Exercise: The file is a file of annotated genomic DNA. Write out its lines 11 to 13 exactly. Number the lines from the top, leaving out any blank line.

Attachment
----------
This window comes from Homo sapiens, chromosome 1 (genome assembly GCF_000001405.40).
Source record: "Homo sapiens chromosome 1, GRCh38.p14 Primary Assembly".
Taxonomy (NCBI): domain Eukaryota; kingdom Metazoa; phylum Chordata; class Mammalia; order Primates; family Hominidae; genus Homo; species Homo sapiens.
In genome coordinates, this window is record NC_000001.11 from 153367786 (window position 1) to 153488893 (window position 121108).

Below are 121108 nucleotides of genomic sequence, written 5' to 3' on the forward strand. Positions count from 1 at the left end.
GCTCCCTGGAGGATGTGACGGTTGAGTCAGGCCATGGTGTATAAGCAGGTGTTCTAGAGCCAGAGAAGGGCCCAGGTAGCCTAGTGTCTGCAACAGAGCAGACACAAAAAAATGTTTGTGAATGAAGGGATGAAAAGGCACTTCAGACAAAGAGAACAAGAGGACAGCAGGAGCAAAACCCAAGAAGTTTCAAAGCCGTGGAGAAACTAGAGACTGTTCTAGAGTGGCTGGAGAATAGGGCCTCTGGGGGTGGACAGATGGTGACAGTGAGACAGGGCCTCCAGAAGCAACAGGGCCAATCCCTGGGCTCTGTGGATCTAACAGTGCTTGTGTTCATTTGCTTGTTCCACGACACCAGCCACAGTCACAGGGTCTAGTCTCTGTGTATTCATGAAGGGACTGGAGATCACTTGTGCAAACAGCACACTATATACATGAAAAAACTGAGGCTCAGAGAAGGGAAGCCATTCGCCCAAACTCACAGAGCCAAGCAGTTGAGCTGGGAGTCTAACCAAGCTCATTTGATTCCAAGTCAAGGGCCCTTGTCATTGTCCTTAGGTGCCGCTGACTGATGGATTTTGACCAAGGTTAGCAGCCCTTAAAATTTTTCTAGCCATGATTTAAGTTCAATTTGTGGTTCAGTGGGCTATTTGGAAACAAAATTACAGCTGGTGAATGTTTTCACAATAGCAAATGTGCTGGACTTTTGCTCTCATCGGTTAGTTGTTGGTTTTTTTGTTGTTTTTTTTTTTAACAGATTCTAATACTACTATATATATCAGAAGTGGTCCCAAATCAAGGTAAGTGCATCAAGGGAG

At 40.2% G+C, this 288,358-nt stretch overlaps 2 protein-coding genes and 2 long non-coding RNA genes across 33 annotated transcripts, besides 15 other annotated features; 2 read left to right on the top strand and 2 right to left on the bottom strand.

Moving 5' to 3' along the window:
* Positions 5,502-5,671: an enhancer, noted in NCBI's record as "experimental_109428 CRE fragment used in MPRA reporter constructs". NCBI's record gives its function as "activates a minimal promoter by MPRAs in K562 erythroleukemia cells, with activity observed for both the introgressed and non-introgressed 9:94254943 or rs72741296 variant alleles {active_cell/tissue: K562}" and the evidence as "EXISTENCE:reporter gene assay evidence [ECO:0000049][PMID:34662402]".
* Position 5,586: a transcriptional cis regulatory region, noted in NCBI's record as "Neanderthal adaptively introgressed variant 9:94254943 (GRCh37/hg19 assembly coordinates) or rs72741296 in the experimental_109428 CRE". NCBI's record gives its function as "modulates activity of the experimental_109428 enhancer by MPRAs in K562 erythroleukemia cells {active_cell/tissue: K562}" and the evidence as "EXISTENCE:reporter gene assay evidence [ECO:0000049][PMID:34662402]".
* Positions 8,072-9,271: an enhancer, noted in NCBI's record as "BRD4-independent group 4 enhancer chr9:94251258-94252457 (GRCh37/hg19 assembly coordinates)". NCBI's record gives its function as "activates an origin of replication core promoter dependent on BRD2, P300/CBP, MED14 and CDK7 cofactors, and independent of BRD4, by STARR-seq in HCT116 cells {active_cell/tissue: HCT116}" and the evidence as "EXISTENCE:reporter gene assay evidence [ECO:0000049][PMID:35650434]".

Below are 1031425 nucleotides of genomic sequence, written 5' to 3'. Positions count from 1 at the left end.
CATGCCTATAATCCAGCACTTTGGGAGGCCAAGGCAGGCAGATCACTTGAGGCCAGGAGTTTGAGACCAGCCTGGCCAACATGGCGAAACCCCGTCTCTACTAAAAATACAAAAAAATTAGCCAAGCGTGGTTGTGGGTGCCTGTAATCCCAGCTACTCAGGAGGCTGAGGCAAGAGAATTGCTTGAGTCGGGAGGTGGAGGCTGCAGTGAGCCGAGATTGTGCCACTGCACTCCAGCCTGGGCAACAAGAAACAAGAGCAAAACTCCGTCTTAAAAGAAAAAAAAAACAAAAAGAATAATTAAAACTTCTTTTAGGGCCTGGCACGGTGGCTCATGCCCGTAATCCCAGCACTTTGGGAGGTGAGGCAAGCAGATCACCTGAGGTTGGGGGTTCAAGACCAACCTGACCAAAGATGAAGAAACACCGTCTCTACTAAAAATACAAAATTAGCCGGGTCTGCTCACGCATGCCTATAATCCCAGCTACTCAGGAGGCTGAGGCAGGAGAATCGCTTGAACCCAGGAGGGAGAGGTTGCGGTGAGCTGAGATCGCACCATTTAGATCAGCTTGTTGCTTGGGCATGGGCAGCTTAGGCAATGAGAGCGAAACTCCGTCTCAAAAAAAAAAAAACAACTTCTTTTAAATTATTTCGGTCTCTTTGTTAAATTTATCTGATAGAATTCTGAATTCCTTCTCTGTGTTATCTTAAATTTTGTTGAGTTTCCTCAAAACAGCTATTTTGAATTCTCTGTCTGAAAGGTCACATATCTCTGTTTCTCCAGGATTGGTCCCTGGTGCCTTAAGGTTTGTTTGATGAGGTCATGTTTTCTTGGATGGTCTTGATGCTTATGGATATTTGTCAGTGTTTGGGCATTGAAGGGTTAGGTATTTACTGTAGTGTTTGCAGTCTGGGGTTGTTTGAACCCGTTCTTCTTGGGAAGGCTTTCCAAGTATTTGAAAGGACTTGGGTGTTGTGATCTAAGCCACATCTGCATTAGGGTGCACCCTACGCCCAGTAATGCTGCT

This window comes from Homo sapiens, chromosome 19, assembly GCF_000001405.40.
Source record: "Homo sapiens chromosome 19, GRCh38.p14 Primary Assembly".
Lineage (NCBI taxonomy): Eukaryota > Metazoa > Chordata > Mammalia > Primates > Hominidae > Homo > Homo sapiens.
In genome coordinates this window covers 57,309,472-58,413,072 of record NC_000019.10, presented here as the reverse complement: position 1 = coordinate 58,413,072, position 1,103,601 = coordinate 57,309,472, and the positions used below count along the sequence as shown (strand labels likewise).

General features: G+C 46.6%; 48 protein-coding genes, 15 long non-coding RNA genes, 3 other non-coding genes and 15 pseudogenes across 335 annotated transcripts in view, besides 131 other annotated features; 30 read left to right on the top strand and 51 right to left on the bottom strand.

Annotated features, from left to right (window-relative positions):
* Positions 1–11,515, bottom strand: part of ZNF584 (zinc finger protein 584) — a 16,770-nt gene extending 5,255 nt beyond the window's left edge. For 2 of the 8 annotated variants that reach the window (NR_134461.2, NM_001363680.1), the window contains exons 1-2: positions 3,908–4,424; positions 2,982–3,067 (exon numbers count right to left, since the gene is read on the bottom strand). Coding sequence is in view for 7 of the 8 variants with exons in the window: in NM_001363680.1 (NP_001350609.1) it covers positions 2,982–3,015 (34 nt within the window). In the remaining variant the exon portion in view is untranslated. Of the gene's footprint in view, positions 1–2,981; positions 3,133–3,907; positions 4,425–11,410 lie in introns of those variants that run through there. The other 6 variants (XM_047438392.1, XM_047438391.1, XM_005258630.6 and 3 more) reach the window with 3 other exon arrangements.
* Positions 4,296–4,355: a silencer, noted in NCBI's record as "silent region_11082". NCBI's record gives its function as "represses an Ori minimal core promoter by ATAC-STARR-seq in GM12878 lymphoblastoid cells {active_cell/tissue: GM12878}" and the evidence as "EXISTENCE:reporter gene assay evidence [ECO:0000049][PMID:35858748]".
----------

* Positions 8,072-9,271: an enhancer, noted in NCBI's record as "BRD4-independent group 4 enhancer chr9:94251258-94252457 (GRCh37/hg19 assembly coordinates)". NCBI's record gives its function as "activates an origin of replication core promoter dependent on BRD2, P300/CBP, MED14 and CDK7 cofactors, and independent of BRD4, by STARR-seq in HCT116 cells {active_cell/tissue: HCT116}" and the evidence as "EXISTENCE:reporter gene assay evidence [ECO:0000049][PMID:35650434]".

Below are 1031425 nucleotides of genomic sequence, written 5' to 3'. Positions count from 1 at the left end.
CATGCCTATAATCCAGCACTTTGGGAGGCCAAGGCAGGCAGATCACTTGAGGCCAGGAGTTTGAGACCAGCCTGGCCAACATGGCGAAACCCCGTCTCTACTAAAAATACAAAAAAATTAGCCAAGCGTGGTTGTGGGTGCCTGTAATCCCAGCTACTCAGGAGGCTGAGGCAAGAGAATTGCTTGAGTCGGGAGGTGGAGGCTGCAGTGAGCCGAGATTGTGCCACTGCACTCCAGCCTGGGCAACAAGAAACAAGAGCAAAACTCCGTCTTAAAAGAAAAAAAAAACAAAAAGAATAATTAAAACTTCTTTTAGGGCCTGGCACGGTGGCTCATGCCCGTAATCCCAGCACTTTGGGAGGTGAGGCAAGCAGATCACCTGAGGTTGGGGGTTCAAGACCAACCTGACCAAAGATGAAGAAACACCGTCTCTACTAAAAATACAAAATTAGCCGGGTCTGCTCACGCATGCCTATAATCCCAGCTACTCAGGAGGCTGAGGCAGGAGAATCGCTTGAACCCAGGAGGGAGAGGTTGCGGTGAGCTGAGATCGCACCATTTAGATCAGCTTGTTGCTTGGGCATGGGCAGCTTAGGCAATGAGAGCGAAACTCCGTCTCAAAAAAAAAAAAACAACTTCTTTTAAATTATTTCGGTCTCTTTGTTAAATTTATCTGATAGAATTCTGAATTCCTTCTCTGTGTTATCTTAAATTTTGTTGAGTTTCCTCAAAACAGCTATTTTGAATTCTCTGTCTGAAAGGTCACATATCTCTGTTTCTCCAGGATTGGTCCCTGGTGCCTTAAGGTTTGTTTGATGAGGTCATGTTTTCTTGGATGGTCTTGATGCTTATGGATATTTGTCAGTGTTTGGGCATTGAAGGGTTAGGTATTTACTGTAGTGTTTGCAGTCTGGGGTTGTTTGAACCCGTTCTTCTTGGGAAGGCTTTCCAAGTATTTGAAAGGACTTGGGTGTTGTGATCTAAGCCACATCTGCATTAGGGTGCACCCTACGCCCAGTAATGCTGCT